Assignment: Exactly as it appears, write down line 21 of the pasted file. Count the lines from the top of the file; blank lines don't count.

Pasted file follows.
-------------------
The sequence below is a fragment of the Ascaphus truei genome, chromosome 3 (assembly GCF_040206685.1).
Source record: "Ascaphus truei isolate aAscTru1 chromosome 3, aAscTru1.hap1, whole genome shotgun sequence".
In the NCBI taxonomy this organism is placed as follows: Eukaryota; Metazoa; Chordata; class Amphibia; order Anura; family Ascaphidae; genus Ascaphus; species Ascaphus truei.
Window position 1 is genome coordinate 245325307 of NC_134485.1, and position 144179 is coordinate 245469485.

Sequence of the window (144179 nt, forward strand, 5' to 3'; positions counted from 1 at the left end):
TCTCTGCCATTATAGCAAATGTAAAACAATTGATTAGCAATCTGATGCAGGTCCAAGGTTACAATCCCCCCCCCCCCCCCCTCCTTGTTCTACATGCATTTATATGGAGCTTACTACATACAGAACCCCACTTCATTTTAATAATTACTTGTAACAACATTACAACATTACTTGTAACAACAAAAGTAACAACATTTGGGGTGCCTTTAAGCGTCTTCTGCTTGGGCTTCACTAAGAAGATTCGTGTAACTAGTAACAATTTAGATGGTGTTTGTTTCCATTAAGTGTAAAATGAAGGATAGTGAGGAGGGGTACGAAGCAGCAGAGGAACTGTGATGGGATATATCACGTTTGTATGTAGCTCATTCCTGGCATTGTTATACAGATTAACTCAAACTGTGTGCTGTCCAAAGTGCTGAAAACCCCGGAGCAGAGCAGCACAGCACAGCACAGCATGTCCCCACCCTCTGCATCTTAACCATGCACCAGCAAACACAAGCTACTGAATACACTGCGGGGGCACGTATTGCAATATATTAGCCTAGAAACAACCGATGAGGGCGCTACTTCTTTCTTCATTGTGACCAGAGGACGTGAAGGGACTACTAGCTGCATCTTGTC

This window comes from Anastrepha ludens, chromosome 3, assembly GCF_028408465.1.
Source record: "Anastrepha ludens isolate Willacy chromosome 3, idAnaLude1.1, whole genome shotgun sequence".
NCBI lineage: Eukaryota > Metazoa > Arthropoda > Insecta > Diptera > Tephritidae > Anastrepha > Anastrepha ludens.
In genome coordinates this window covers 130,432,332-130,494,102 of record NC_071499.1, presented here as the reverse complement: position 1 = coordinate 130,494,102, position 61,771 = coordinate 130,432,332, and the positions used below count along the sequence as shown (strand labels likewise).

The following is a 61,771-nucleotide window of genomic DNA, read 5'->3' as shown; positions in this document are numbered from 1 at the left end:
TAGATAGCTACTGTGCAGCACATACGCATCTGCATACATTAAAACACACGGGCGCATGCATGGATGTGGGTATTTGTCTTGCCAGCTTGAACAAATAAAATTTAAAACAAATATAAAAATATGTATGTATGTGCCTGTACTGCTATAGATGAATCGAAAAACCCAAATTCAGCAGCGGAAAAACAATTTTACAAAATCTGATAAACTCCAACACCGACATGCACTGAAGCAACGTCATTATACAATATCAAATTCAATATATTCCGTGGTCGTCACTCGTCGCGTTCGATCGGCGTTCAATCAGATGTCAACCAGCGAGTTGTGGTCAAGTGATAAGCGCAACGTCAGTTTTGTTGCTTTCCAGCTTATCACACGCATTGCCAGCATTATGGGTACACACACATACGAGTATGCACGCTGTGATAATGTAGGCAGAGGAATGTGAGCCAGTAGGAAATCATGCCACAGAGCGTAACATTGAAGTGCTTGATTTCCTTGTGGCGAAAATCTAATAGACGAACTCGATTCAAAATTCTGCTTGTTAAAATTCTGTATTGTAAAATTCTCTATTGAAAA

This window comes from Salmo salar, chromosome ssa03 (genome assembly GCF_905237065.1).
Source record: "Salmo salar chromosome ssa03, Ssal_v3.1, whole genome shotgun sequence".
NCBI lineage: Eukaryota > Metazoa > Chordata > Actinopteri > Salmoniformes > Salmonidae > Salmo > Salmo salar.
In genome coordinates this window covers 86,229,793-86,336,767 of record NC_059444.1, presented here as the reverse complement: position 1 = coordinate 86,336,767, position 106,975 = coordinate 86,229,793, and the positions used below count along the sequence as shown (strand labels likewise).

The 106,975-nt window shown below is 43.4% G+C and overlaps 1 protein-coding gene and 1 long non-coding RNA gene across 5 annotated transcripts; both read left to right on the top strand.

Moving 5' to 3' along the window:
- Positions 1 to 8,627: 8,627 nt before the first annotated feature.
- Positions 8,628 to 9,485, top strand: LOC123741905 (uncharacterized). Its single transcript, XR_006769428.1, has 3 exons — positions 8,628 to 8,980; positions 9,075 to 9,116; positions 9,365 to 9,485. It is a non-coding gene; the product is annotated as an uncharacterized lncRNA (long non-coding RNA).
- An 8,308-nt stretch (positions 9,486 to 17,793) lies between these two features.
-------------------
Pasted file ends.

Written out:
- An 8,308-nt stretch (positions 9,486 to 17,793) lies between these two features.